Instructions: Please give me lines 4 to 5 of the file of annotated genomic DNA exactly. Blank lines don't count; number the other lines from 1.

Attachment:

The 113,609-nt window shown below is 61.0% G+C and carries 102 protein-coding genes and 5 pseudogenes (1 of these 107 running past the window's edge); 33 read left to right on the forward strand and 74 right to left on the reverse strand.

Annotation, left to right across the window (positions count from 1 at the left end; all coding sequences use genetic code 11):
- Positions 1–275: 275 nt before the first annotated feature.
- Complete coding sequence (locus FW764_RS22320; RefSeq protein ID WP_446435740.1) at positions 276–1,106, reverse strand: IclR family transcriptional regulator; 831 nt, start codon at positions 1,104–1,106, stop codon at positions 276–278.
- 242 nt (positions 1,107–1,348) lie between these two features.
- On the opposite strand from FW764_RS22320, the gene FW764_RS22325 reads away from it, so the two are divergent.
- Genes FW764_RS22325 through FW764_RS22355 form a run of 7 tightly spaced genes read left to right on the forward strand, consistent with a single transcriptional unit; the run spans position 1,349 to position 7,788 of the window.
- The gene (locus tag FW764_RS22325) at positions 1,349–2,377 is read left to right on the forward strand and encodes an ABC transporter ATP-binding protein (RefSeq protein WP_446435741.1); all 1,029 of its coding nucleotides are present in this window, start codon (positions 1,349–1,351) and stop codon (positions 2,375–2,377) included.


- Complete coding sequence (locus FW764_RS22320; RefSeq protein ID WP_446435740.1) at positions 276–1,106, reverse strand: IclR family transcriptional regulator; 831 nt, start codon at positions 1,104–1,106, stop codon at positions 276–278.
- 242 nt (positions 1,107–1,348) lie between these two features.